I discovered that I have faith in this new generation. All 10 of my mother’s grandchildren are diverse, talented and artistic. Each has a unique sense of humor. They have their own foibles and sorrows and yet seem less encumbered by them as my siblings and I were at their age.
Today, I feel a sense of relief that it’s no longer up to me, if it ever was, to keep it all going. The passing of the baton has happened. And it’s all going to be OK.
Posted by Dianne Nicolini on October 21, 2008
This story is so strange but apparently this is not a new phenom; they do it in Japan all the time. What is it? A musical road. An asphalt road with grooves of varying sizes carved precisely so that when you drive over it at 55 mph you "hear" a tune. In the case of this groovy road in Lancaster, California the tune is The William Tell Overture. Take a listen:
Silliness for sure but kind of fun!
Posted by Hoyt Smith on October 15, 2008
Thought I’d share some photos of our stay in one of the luxury residences at the Infinity in SF. What do they say in real estate…"location, location, location." My wife and I live in the City now, but don’t enjoy the convenience of the Infinity’s location or bennies. We hardly ever get to the embarcadero or the Ferry Building so it was a treat to have all that right out our front door. I’ll be hosting a party on Sunday (10/19) from 2 to 4pm at the Infinity at 301 Main at Folsum in the Infinity’s Club Lounge. We’ll have hors d’oeuvres and wine and you’ll have the chance to see all the open models. Really spectacular views and amenities. The two story townhouse around the 31st floor with the view over South Beach and the marina was the one we fell in love with. Wow! Here are some pictures of the view 21st floor view from our one bedroom unit. See you there!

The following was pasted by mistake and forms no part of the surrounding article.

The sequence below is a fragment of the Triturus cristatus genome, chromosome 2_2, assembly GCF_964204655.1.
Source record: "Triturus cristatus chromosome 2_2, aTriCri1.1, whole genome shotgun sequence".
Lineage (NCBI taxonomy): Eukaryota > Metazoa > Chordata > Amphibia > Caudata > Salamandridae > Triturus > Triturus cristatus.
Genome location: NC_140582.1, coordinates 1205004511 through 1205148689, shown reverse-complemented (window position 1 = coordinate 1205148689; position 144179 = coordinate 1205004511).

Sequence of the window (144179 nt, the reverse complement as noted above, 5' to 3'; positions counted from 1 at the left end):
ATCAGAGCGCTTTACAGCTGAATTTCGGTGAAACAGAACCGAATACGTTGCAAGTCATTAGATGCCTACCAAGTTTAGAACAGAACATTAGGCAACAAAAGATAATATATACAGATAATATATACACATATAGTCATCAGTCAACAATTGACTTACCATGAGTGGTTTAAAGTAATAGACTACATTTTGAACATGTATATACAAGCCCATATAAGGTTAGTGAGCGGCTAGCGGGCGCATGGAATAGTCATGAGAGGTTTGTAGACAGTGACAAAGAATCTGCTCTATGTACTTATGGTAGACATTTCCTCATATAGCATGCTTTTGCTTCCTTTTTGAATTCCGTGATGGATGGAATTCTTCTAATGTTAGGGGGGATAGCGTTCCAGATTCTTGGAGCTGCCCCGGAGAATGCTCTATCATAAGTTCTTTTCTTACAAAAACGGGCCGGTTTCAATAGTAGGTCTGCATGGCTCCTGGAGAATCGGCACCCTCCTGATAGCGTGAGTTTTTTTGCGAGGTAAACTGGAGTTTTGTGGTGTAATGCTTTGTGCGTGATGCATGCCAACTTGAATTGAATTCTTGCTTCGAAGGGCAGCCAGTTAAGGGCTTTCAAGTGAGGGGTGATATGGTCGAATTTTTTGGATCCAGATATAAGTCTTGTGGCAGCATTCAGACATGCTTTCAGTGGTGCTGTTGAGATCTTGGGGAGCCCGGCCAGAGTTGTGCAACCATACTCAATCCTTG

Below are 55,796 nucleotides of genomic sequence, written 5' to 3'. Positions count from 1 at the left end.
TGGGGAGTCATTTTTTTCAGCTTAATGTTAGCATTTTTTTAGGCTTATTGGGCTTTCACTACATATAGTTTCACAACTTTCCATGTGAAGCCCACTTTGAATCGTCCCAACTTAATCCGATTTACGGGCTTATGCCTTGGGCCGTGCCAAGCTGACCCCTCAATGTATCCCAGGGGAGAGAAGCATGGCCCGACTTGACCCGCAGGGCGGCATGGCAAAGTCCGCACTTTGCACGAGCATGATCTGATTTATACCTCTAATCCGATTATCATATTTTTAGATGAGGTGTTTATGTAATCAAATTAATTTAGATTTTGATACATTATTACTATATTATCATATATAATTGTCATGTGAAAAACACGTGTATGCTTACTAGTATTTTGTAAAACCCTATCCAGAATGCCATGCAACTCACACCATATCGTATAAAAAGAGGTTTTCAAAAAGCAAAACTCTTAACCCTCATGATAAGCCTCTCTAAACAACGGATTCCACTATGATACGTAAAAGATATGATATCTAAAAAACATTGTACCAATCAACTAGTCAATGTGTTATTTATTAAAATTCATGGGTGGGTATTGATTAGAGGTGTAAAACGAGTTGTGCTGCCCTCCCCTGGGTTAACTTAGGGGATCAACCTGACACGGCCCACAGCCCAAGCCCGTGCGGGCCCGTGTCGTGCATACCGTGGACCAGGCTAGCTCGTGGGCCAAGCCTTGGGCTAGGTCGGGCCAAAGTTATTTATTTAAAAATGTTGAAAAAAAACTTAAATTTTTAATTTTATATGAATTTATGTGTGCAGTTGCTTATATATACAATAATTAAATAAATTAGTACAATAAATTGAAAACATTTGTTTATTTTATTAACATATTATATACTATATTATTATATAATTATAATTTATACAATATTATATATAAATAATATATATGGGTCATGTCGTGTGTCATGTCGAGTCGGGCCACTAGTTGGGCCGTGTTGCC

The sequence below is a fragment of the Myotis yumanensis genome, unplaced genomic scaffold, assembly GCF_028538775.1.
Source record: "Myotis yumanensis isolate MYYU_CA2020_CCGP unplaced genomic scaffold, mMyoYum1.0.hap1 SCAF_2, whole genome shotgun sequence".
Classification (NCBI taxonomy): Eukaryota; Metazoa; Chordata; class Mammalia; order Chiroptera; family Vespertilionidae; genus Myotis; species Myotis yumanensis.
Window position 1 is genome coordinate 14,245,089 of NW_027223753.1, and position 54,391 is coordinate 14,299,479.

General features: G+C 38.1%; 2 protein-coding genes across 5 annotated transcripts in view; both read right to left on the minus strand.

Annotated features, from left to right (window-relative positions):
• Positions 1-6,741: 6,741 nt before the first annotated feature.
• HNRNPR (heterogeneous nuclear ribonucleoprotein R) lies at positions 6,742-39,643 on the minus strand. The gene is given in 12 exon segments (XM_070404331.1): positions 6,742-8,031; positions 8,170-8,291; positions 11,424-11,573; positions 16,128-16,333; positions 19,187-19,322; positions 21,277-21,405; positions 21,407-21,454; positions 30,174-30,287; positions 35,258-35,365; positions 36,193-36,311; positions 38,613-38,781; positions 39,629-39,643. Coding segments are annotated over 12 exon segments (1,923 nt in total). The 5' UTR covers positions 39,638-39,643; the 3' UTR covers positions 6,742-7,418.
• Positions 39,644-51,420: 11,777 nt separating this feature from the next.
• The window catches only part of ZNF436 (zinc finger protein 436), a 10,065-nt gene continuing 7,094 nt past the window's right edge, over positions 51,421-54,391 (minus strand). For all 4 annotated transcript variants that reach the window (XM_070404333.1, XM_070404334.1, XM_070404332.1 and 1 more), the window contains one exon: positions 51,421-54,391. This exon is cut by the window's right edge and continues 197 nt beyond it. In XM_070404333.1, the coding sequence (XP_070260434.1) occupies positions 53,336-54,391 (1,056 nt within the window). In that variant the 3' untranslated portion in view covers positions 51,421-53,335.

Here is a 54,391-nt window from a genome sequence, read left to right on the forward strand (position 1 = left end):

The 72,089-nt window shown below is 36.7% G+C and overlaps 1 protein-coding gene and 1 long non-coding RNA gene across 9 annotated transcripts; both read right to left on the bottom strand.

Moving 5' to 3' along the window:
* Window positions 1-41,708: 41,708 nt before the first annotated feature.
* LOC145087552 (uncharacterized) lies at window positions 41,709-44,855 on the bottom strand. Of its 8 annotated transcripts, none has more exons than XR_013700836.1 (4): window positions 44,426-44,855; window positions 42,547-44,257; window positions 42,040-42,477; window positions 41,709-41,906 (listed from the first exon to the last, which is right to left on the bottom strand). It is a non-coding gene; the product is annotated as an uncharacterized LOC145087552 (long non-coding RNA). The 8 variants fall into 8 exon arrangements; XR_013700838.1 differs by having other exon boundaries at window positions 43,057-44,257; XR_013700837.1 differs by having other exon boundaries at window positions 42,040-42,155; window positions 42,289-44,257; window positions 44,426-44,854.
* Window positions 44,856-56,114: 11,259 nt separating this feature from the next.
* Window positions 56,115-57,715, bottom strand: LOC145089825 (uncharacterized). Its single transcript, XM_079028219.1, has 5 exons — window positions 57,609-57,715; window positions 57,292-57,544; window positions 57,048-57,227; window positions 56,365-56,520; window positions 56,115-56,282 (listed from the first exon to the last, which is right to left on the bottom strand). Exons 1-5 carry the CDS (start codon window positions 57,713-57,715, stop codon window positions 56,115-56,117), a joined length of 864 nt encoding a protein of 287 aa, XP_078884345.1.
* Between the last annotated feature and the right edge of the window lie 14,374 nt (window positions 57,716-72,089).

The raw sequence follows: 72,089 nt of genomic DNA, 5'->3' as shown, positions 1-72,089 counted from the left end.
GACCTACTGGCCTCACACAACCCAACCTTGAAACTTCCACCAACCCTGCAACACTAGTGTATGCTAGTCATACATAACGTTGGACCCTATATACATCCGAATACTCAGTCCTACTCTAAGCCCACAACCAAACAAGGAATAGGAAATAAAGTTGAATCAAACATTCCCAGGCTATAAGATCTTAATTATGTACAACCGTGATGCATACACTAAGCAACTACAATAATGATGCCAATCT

Posted by Dianne Nicolini on October 14, 2008
With our Alphabet Soup Week underway, it got me thinking about the inspiration for great music. What motivates a composer to create? The sheer beauty of the Amalfi Coast inspired me to wish I were a composer so I could capture it all in some art form. I guess I’ll settle for the art of digital photography. (Yes, I was able to recover my deleted photos. Not inexpensive, BTW) Our 24 hours in Positano were marked by a very dramatic "Tempesta di Mare" with thunder and lightning all night long. Turned out to be the only non-sunny day of our trip. Guarda!
Posted by on October 10, 2008
According to a food survey, people who eat the most of these tend to have a higher education and income.
SALADS (Winner-Erica Johnson, Emeryville)
The Pentagon has 7,000 clocks, 131 stairways, 284 restrooms, 13 elevators and 691 of these.
DRINKING FOUNTAINS (Winner-Robert Reidy, SF)
THIS IS A PRIZE AT FIVE FIRST!!! NO WINNER IN THE TIME ALLOTTED. I stumped you for the first time ever!
In 1928, talking movies were shown here for the first time.
43 years ago, this Beatles song hit #1 on October 9th, 1965, on John Lennon’s 25th birthday.
(The Paul song…) YESTERDAY (Winner-Chris Nolan, SF)
Actress Eva Gabor played this game with Johnny Carson on the Tonight Show in 1966 and the game became an overnight sensation.
TWISTER (Winner-Therese Porter, SF)